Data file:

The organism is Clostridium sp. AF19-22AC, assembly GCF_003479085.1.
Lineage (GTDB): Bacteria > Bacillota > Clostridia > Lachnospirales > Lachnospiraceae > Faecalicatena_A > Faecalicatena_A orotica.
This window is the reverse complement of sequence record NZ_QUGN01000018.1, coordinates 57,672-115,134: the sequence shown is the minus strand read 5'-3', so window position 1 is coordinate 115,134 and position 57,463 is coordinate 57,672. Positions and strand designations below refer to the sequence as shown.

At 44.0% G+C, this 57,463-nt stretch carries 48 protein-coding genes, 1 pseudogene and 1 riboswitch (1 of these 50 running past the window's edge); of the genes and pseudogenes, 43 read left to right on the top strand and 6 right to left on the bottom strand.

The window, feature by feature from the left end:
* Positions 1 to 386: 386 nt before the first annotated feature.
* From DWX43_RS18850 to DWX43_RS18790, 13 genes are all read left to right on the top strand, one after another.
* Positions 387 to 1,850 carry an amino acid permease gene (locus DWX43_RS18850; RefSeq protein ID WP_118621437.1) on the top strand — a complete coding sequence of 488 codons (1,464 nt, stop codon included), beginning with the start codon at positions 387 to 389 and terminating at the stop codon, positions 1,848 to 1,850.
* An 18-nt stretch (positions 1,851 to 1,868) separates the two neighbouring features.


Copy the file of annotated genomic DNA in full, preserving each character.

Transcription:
The organism is Clostridium sp. AF19-22AC, assembly GCF_003479085.1.
Lineage (GTDB): Bacteria > Bacillota > Clostridia > Lachnospirales > Lachnospiraceae > Faecalicatena_A > Faecalicatena_A orotica.
This window is the reverse complement of sequence record NZ_QUGN01000018.1, coordinates 57,672-115,134: the sequence shown is the minus strand read 5'-3', so window position 1 is coordinate 115,134 and position 57,463 is coordinate 57,672. Positions and strand designations below refer to the sequence as shown.

At 44.0% G+C, this 57,463-nt stretch carries 48 protein-coding genes, 1 pseudogene and 1 riboswitch (1 of these 50 running past the window's edge); of the genes and pseudogenes, 43 read left to right on the top strand and 6 right to left on the bottom strand.

The window, feature by feature from the left end:
* Positions 1 to 386: 386 nt before the first annotated feature.
* From DWX43_RS18850 to DWX43_RS18790, 13 genes are all read left to right on the top strand, one after another.
* Positions 387 to 1,850 carry an amino acid permease gene (locus DWX43_RS18850; RefSeq protein ID WP_118621437.1) on the top strand — a complete coding sequence of 488 codons (1,464 nt, stop codon included), beginning with the start codon at positions 387 to 389 and terminating at the stop codon, positions 1,848 to 1,850.
* An 18-nt stretch (positions 1,851 to 1,868) separates the two neighbouring features.